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Diabetes: What is it?
If you're a veteran living with diabetes, it's a positive step that you're here
These images were created by veterans during art therapy as part of their recovery journey.
They've been shared to raise awareness and to help others understand.
Whether you’ve recently been diagnosed or you’ve been living with diabetes for many years, you’ll know that taking care of diabetes involves making a lot of lifestyle changes that can be difficult to adjust to. If this is you, you’re not alone. The good news is, with small steps diabetes can be managed, and our hope is that this resource will assist you on your way.
Signs and symptoms of Type 2 Diabetes
There are several different types of diabetes. Most people living with diabetes that we support at Combat Stress are living with type 2 diabetes, so this will be the focus of this resource.
Type 2 diabetes is a serious condition that causes the level of sugar (glucose) in the blood to become too high.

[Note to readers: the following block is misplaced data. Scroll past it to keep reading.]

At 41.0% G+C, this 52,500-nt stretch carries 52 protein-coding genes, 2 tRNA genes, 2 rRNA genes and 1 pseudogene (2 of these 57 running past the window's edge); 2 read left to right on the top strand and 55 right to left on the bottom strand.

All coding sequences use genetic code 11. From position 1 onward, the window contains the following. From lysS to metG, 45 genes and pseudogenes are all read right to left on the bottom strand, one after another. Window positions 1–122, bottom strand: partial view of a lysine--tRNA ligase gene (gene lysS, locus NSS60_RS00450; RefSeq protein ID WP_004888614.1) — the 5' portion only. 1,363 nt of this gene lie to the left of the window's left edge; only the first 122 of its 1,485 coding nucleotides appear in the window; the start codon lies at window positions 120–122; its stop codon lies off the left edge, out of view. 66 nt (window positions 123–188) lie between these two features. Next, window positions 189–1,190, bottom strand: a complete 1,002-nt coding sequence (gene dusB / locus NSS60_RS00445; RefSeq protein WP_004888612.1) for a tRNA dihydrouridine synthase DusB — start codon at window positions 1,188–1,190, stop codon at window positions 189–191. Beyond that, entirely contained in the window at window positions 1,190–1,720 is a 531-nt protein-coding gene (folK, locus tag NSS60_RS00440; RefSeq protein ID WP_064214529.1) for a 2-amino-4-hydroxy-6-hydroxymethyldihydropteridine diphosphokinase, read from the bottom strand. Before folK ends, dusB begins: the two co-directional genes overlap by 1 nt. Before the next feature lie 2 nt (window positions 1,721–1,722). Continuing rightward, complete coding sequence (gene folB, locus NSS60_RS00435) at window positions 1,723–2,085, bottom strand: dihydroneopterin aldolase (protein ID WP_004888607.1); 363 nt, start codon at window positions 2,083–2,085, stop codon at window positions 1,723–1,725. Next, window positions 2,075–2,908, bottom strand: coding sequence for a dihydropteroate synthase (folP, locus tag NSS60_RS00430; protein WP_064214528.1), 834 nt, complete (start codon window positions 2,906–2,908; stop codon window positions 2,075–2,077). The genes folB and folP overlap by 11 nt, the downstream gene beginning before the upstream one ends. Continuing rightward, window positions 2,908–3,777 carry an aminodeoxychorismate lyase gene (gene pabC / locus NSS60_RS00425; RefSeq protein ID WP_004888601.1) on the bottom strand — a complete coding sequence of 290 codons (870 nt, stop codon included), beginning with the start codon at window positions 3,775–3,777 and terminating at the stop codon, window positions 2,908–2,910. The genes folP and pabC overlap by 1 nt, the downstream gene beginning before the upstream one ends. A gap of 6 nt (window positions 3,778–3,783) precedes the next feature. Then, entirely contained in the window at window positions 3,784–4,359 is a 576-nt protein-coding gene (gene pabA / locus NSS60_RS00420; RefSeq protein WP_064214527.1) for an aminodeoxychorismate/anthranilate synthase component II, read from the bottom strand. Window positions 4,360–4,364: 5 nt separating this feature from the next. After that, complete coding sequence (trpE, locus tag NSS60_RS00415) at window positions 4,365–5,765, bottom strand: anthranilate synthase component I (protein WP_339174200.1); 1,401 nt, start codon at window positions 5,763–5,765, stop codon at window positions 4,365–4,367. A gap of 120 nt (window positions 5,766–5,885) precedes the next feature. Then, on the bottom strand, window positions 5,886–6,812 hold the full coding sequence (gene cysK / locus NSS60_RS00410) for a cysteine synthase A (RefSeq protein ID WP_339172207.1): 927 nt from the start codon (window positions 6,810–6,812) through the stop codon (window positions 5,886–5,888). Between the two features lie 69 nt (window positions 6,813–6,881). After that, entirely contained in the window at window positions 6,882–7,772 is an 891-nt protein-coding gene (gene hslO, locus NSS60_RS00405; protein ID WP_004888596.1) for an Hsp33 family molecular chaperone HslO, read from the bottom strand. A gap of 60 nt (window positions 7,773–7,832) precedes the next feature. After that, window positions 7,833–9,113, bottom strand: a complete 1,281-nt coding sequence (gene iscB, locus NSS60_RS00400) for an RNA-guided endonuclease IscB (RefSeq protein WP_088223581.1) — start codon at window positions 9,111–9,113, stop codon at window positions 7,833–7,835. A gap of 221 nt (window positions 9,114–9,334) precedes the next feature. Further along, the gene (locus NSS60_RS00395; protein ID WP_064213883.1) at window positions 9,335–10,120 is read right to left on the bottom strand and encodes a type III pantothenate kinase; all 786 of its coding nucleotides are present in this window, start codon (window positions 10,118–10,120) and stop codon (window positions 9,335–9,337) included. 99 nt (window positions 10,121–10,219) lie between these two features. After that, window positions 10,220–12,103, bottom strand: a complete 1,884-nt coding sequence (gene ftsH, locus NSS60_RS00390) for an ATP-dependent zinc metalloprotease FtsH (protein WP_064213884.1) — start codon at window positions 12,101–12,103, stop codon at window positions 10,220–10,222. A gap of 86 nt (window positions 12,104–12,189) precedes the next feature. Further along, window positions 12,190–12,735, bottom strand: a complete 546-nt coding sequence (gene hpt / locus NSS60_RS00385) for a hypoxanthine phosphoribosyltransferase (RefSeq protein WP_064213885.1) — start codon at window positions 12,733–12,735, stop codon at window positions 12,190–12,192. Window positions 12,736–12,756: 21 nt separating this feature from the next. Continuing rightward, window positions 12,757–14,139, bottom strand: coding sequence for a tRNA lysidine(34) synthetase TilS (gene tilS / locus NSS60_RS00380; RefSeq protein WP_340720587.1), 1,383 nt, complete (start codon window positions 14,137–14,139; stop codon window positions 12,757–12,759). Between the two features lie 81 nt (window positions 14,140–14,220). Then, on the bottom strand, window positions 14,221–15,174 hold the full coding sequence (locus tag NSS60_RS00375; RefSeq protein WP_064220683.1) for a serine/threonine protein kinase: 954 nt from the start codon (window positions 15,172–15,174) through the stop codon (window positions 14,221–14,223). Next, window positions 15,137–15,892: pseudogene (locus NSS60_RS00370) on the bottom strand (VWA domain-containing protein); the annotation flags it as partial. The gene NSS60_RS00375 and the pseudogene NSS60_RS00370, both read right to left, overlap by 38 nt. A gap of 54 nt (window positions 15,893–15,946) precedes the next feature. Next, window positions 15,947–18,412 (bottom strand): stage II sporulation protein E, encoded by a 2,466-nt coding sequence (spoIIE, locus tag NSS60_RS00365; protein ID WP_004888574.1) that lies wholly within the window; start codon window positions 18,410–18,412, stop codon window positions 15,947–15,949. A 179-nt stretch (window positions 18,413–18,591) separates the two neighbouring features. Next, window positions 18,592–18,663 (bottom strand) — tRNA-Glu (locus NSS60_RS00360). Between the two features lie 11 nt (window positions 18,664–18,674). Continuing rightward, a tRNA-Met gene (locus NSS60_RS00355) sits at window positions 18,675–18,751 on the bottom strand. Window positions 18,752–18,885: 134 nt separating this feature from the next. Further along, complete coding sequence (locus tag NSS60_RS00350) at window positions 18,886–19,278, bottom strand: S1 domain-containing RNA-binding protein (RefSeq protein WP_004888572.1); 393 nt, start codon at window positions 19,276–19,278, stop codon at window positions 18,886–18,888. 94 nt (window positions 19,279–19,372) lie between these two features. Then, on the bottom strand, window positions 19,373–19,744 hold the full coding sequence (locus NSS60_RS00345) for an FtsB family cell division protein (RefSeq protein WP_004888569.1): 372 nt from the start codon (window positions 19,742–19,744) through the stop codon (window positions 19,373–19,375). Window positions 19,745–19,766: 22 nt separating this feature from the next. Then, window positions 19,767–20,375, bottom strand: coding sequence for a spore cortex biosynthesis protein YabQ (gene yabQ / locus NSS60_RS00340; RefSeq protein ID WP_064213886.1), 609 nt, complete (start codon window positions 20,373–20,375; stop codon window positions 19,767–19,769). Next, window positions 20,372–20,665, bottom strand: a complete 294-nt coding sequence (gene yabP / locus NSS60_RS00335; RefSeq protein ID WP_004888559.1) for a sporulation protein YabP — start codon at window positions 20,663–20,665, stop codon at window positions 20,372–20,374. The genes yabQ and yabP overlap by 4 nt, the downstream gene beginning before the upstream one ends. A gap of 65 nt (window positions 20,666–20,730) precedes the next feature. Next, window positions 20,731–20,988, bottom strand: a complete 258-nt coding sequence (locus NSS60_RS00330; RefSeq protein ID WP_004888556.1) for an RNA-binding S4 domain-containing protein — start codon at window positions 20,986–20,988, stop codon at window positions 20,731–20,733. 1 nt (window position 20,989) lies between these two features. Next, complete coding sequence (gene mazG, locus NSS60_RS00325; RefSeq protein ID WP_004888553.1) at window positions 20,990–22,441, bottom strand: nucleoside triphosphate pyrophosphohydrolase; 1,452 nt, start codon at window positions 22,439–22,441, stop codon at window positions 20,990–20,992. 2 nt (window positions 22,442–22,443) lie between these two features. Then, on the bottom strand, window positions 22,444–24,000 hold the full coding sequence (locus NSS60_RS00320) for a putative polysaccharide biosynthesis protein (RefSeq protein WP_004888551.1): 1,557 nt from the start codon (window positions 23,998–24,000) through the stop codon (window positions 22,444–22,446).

It can cause signs like:
- Being very thirsty
- Needing to pass water a lot
It can also increase your risk of getting serious problems with your eyes, heart and nerves.
Risk factors for developing diabetes
There are several factors that can affect your risk of developing type 2 diabetes.
They can include:
- if you have a parent, brother, sister or child with diabetes
- your ethnicity (type 2 diabetes is two to four times more likely in people of South Asian, African-Caribbean or Black African descent)
- your age
- if you have high blood pressure
- being above a healthy weight
As a veteran, it’s important to understand the potential impact of traumatic experiences on the physical body.
Trauma (whether experienced while you were in the military or as adverse experiences that happened earlier in your life) can cause an elevated stress response. This has an impact on the physical body and may also lead to understandable emotional reactions such as eating food for comfort, in a similar way that smoking and drinking can be used to distract and cope.
Eating for comfort may in turn increase your risk of developing diabetes.
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This information was published on 30 October 2020.
Is there someone I can call and talk to?
Our Helpline is open 24/7, please do not hesitate to call if you need someone to talk to or any guidance.
Combat Stress 24/7 Free Helpline 0800 138 1619.
If you require more urgent help, either yourself or a member of your family feel unsafe, please contact your GP or telephone 111.